THIRTY faith leaders have issued a joint statement calling on the UK and French governments to “fulfil their moral and legal duties” concerning unaccompanied children in Calais.
Representatives from the Jewish, Anglican, Baptist, Methodist, and Islamic communities in the UK said that abandoning children to dangerous conditions in the camps for “administrative convenience” was unacceptable.
“The system established to reunite these families must either be set aside, or made to work as a matter of extreme urgency,” they agreed. There are currently around 500 children in Calais, many of whom have the right to join family members who are living in the UK, the group said.
The statement, issued by Citizens UK, comes after the Prime Minister agreed with the French President, François Hollande, last week, that children in the Calais camp with family members in the UK should be “swiftly and efficiently” reunited.
One of the signatories, the Area Dean for Nottingham South, the Revd Karen Room, said that the system was “simply not working”, and expressed her disappointment that a court ruling for four young adults to join family members in the UK (News, 22 January) was the subject of an appeal by the Government.
Many of the leaders have also signed up to sponsor unaccompanied children, visit them in France, and help to reunite them with their families. The “buddy” system has been endorsed by celebrities and other public figures, including the actors Jude Law and Benedict Cumberbatch, and the author Michael Morpurgo.
Violent clashes broke out in the camp last week when officials moved in to demolish the southern section. The Bishop of Dover, the Rt Revd Trevor Willmott, criticised the use of tear gas by riot police in the presence of children. The Christian charity Seeking Sanctuary praised Bishop Willmott for his comments, and reiterated concern for minors who are “potential or actual victims of abuse and exploitation”.
On Monday, 28 EU leaders met in Brussels to urge Turkey to do more to prevent refugees, and migrants, attempting the journey across the Aegean Sea to Greece. It is estimated that 1000 to 2000 are arriving every day.
The summit went on into the evening as the Turkish Prime Minister, Ahmet Davutoglu, outlined proposals to resettle one Syrian refugee in Europe for every Syrian returned to Turkey from the Greek islands, in return for £4.6 billion in aid over three years.
Mr Cameron said that the deal could be the “basis for a breakthrough” that would close the refugee route through the Balkans, and would “break the business model” of the people-smugglers.
Christian Aid said, however, that closing the route would be inhumane, and would worsen the situation for the more than 30,000 refugees trapped in Greece, of which 14,000 were stranded at the Macedonian border.
The German Chancellor, Angela Merkel, agreed with Mr Cameron that the deal would be a “breakthrough” in deterring people from making the crossing, but said that more time was needed to work out the details.
The Roman Catholic organisation Caritas warned that continuing to debate solutions to the crisis while allowing it to play out, at the cost of lives, was “unacceptable”. On Sunday, a migrant boat capsized and sank in the Aegean,with the loss of 25 lives, including three children. Fifteen people were rescued.
Mr Cameron later announced that the Royal Navy would deploy the amphibious landing ship RFA Mounts Bay to support NATO forces in the Aegean Sea in the UK’s first intervention in the crisis.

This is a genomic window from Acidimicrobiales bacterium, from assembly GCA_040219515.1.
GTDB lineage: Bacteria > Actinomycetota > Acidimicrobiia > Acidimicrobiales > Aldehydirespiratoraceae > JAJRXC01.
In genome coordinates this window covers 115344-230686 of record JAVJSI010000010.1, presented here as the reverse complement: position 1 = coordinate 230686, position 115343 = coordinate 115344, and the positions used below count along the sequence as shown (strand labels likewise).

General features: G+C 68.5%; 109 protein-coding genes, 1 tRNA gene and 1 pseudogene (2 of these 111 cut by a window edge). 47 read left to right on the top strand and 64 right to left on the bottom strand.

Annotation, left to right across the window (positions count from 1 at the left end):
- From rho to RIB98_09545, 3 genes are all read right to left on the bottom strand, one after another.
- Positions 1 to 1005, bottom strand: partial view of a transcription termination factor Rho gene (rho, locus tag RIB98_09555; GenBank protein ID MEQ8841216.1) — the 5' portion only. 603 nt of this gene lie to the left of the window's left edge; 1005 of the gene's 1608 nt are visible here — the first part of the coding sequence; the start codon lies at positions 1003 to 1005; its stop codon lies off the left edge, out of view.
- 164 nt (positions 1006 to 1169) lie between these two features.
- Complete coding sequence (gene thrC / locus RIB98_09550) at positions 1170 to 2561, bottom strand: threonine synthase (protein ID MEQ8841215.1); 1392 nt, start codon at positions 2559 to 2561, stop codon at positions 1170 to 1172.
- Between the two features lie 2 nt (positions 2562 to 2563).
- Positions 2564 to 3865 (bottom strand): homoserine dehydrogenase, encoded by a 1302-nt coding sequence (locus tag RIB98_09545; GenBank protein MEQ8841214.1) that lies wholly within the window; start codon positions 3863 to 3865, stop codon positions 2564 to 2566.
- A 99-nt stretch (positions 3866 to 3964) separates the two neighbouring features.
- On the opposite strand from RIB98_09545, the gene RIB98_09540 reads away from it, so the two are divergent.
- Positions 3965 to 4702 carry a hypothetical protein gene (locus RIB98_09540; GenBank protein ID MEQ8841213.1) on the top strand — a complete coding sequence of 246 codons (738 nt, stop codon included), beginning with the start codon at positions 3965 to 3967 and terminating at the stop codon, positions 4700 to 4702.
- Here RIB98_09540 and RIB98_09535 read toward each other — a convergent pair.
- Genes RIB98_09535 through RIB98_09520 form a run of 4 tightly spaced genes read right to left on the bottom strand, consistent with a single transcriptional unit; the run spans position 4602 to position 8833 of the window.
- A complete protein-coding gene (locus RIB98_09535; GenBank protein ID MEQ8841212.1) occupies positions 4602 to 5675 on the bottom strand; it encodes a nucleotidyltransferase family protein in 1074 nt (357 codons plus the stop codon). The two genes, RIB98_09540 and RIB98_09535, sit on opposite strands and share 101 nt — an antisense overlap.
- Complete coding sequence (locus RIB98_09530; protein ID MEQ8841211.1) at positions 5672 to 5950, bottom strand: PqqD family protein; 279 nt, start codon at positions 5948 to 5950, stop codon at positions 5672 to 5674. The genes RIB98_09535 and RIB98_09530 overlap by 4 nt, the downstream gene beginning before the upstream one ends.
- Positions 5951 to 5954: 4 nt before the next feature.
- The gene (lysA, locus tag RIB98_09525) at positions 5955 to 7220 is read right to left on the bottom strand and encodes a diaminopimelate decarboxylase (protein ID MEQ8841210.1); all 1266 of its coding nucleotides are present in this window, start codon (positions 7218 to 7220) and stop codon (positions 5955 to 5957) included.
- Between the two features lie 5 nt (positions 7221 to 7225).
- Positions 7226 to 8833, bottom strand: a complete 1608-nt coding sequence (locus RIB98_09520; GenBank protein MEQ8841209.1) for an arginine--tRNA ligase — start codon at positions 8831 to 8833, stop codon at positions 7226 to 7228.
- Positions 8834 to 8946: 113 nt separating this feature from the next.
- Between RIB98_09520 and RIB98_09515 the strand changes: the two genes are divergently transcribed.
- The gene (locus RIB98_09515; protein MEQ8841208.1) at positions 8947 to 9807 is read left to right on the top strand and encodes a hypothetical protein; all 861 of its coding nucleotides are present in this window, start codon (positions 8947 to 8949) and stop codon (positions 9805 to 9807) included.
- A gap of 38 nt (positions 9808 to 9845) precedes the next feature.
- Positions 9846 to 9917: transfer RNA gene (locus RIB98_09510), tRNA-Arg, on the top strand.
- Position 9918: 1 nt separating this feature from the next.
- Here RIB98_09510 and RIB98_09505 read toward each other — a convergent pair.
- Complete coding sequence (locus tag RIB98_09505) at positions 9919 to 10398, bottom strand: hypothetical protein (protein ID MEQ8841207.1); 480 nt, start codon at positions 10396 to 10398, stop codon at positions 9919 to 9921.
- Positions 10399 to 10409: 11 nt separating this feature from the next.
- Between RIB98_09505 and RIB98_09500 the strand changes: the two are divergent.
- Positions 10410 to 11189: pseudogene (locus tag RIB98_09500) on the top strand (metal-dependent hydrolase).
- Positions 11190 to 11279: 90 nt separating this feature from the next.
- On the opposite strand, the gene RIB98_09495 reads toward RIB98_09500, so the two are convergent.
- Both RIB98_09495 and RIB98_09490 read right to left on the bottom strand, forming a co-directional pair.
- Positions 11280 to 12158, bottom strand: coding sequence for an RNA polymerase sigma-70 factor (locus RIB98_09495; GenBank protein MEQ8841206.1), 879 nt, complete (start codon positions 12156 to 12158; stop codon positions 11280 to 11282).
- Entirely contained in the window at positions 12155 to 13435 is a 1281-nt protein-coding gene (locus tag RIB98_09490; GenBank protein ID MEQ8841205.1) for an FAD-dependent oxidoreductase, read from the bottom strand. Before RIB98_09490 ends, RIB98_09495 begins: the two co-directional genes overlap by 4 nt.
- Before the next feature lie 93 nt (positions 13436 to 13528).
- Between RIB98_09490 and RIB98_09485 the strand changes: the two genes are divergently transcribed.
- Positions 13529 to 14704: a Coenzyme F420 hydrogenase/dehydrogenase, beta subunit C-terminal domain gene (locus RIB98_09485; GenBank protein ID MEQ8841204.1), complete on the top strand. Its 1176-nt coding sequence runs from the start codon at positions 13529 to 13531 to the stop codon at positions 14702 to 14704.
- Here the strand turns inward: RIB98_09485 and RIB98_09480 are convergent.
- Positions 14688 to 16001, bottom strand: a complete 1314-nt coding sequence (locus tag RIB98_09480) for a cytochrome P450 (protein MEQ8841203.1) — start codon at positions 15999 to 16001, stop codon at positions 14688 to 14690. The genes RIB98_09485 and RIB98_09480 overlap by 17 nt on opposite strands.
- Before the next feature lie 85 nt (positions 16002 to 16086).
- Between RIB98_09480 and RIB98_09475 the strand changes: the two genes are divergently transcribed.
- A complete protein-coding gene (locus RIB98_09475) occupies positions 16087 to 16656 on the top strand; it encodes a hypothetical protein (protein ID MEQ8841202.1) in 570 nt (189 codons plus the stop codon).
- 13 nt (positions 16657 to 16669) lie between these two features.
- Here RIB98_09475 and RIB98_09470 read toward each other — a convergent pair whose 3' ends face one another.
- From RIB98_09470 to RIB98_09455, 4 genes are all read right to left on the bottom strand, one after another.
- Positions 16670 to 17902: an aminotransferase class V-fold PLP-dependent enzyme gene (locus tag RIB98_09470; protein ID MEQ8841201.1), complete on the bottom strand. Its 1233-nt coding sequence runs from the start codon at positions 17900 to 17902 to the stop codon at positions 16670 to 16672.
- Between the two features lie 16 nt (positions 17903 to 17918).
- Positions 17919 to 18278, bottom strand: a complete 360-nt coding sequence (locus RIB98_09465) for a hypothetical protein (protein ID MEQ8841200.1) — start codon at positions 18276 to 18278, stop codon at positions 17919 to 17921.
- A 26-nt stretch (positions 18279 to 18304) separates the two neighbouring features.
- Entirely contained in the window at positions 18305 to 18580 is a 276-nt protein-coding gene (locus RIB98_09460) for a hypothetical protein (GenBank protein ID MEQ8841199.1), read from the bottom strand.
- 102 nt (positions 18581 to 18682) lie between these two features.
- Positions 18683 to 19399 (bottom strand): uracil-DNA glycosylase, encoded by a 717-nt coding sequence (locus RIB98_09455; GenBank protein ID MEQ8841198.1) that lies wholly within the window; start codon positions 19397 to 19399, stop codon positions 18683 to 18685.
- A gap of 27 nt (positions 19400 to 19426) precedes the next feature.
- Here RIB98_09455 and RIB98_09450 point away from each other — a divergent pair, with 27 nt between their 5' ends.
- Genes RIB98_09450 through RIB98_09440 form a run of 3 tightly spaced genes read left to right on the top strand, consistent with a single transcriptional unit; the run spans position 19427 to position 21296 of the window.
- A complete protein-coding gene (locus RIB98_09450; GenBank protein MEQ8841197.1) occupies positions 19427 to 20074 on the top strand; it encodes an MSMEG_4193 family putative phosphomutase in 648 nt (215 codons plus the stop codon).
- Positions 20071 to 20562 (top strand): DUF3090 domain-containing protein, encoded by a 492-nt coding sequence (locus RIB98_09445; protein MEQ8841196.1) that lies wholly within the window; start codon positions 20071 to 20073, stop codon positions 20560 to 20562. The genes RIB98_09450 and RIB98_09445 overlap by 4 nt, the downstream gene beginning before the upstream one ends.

Ceasefire ‘beginning of hope’ for Syria THE Bishop of Coventry, Dr Christopher Cocksworth, has called on the Government to do more to negotiate a political solution to the civil war in Syria, and to ensure that humanitarian aid is delivered “rapidly, safely, and unhindered”.
Speaking in the House of Lords on Tuesday, Dr Cocksworth urged the UK to use its influence in Russia to build “peaceable relationships”, and to help secure “local ceasefires” so that essential aid could be delivered.
The Government’s priority, “over and above geopolitical gain, or the victory of any side in an unwinnable war”, must be the security and safety of Syrians, he went on.
Dr Cocksworth said that, although there were “no easy answers” to resolving the conflict, lessons could be learned from past wars. “First, negotiation does not work if either side thinks it can win outright. Secondly, external supplies of arms do not help bring peace: they only promote and prolong the conflict.”
Civil wars in which third parties were involved on both sides were “deadlier and more difficult to resolve”, he warned, and could leave “legacies of betrayal and hatred that require patient processes of reconciliation” to secure peace and social stability.
Although a reliable political settlement was still a long way away, Dr Cocksworth said that the recent ceasefire agreement in Syria was a tentative step towards an end to hostilities. “These signs of hope represent an opportunity that must not be missed,” he said.
Tuesday will mark five years since the start of the conflict. More than 400,000 people have died, at least ten million have been displaced, and more than 13.5 million are in need of humanitarian aid.
On Monday, Tearfund is launching a week-long campaign, “Five reasons for hope”, to counter the “prevailing mood of despair”, to restore public morale, and generate “new energy” in support of Syrians.
Its Middle East Response Manager, Thomas Stocker, said that the Church was the most effective network for reaching those in need, and for caring for refugees.
The charity will publish a “story of hope” from Syrian survivors, Middle Eastern churches, and Christians, over five days — one for every year of the conflict. Tearfund are encouraging supporters to write to their MP urging the Government to do more for Syria.